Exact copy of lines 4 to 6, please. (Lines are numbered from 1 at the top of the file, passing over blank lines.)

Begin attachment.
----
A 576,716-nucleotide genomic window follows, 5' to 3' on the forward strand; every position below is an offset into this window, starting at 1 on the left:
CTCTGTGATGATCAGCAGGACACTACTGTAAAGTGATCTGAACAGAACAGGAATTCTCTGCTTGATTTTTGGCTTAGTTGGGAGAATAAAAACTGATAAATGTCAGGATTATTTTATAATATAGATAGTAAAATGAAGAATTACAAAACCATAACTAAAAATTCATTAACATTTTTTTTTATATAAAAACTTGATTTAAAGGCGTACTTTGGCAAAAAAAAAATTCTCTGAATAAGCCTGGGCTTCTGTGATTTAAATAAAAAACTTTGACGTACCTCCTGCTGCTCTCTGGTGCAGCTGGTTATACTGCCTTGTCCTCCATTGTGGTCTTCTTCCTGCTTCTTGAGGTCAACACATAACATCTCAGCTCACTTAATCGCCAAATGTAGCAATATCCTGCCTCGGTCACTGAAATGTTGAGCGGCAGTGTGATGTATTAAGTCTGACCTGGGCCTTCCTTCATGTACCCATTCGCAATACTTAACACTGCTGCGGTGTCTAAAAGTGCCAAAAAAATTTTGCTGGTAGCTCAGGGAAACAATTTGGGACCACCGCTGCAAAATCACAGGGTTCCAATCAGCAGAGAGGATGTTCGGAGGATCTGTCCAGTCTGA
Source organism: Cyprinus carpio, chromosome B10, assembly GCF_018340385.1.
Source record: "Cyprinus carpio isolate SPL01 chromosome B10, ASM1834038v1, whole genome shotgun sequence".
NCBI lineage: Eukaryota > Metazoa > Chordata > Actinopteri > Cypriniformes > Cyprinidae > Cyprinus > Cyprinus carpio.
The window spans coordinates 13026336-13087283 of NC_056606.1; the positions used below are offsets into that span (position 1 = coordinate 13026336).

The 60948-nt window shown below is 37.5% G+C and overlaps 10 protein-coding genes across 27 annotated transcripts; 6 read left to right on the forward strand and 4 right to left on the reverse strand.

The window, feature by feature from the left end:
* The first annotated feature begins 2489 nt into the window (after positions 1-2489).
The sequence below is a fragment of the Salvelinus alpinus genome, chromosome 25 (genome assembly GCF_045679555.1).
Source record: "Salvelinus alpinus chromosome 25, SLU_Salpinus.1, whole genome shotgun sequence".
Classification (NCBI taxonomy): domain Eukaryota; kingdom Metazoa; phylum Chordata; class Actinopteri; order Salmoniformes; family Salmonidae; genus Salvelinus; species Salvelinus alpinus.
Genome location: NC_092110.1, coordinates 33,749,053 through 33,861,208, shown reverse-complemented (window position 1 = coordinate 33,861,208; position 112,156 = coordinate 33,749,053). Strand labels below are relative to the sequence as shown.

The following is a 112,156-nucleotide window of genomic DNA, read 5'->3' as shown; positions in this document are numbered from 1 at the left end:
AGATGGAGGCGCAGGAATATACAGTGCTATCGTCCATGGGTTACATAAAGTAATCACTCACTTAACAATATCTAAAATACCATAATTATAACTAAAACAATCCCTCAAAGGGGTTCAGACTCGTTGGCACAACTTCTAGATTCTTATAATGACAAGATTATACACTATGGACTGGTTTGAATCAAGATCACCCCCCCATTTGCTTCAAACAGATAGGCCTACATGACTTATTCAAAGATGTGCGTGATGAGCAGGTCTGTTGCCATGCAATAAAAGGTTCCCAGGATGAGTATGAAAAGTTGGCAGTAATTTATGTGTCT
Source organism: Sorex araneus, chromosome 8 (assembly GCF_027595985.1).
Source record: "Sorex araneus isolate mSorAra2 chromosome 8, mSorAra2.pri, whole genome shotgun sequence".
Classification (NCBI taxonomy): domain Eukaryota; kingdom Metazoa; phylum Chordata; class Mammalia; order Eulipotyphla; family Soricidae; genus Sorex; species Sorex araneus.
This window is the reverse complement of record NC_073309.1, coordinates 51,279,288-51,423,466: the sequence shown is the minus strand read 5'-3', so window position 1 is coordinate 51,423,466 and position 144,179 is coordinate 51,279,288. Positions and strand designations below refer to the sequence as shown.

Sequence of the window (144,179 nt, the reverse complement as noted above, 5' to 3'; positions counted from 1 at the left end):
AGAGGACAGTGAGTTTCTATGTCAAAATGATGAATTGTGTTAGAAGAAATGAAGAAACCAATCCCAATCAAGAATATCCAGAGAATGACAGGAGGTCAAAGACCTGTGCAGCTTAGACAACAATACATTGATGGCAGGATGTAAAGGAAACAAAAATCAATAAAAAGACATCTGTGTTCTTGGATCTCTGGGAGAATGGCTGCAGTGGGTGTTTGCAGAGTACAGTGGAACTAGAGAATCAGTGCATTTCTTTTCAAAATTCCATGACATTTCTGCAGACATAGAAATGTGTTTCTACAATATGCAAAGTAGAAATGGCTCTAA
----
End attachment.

Source record: "Cyprinus carpio isolate SPL01 chromosome B10, ASM1834038v1, whole genome shotgun sequence".
NCBI lineage: Eukaryota > Metazoa > Chordata > Actinopteri > Cypriniformes > Cyprinidae > Cyprinus > Cyprinus carpio.
The window spans coordinates 13026336-13087283 of NC_056606.1; the positions used below are offsets into that span (position 1 = coordinate 13026336).